Open Source Approach to Contemporary Research: The Case of Geo-Information Technology

Open Source Approach to Contemporary Research: The Case of Geo-Information Technology

Dimitris Kavroudakis (University of the Aegean, Greece)
DOI: 10.4018/978-1-4666-7230-7.ch005
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Abstract

As the open source paradigm is influencing the modern economic world, an increasing number of scientific disciplines use the open working model in knowledge production process. The contemporary research field requires a new shift towards the constantly evolving digital age where collaboration and exchange of information is growing. The shift from traditional research models to open science may be the starting point for scientific innovation. This work presents the case of open scientific research as an analogy to the open source software movement and uses a case study from the Geo-Information technology sector.
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2. Open Model Of Knowledge Production

Open source as a term refers to the availability of the source code of a software. Computer software is made of source code which is compiled and generates an executable software. The term “open source” indicates that the source code is freely available to everyone. Open Source Software (OSS) is licensed in one of the approved OSS licensing agreements that guides the rights and freedoms of the user and the developer. Today there are more than thirty open source licenses recognized by the Open Source Initiative (OSI 2011) and the Free Software Foundation (FSF 2011), which offer a number of legal rights. On the other hand proprietary software refers to the material that does not offer the source code of the application. And are products of mainly closed and concentrated model of production which includes the use proprietorial capital resources. The development circle of the software is centralized and managed by the company which owns the copyrights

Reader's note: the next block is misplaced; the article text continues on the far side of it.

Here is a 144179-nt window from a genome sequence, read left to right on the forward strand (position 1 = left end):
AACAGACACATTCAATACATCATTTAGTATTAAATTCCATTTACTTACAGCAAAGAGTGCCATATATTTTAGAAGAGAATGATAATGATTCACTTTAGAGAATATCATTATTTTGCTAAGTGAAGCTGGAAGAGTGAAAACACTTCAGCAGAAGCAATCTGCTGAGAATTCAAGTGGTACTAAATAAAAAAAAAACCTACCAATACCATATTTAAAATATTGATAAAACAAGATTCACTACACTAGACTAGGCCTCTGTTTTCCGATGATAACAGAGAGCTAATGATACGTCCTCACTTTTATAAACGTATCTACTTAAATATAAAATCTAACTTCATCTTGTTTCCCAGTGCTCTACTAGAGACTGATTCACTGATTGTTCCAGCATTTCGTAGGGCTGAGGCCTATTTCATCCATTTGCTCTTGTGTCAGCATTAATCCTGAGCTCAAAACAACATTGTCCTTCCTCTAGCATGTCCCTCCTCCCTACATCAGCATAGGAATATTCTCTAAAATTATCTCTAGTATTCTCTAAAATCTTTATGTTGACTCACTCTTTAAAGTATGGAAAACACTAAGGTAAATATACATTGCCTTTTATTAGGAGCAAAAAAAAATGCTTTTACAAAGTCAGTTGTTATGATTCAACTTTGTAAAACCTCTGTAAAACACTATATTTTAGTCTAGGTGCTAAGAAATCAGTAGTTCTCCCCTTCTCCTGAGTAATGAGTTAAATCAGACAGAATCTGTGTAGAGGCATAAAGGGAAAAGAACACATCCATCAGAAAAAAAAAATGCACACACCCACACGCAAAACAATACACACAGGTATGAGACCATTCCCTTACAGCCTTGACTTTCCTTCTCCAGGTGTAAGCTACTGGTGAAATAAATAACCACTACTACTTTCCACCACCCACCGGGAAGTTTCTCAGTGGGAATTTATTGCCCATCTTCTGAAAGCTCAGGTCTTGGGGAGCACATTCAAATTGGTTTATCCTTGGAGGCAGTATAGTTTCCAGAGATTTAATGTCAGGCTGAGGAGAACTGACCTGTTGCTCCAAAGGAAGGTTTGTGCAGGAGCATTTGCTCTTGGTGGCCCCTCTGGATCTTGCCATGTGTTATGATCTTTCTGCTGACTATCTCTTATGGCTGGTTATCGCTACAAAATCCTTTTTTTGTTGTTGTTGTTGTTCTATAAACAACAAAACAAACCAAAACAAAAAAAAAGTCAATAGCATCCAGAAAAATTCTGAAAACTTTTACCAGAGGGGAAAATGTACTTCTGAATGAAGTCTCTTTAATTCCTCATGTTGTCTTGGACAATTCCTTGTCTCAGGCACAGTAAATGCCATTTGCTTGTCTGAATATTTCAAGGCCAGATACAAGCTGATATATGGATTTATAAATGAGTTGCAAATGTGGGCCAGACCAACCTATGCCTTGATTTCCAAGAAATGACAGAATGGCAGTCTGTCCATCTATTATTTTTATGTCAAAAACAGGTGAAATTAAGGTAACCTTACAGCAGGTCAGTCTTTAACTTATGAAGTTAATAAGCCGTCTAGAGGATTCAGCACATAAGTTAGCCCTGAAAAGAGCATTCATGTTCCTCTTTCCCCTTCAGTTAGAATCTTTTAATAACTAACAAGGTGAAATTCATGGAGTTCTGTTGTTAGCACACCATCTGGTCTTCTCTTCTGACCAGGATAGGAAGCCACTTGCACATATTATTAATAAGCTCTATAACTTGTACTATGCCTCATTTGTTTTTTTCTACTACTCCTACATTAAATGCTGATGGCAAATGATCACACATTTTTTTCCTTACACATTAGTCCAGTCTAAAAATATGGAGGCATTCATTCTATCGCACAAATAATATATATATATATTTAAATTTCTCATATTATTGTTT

Open source production uses a distinctive development and distribution model and it may also be part of a proprietary material. The product may also have two licenses which offer a flexible scheme to the end user to choose the one which best suits his needs. Open source material is sometimes confused with public domain material or shareware or freeware. This is not always true as the term open source refers to the freedom of the end-user and is not related with the price of the software. The “openness” of the term refers to the liberty of the user and not the price. The open source licenses give the user freedom to run the program, to study the code and adapt it, to redistribute copies and improve it.

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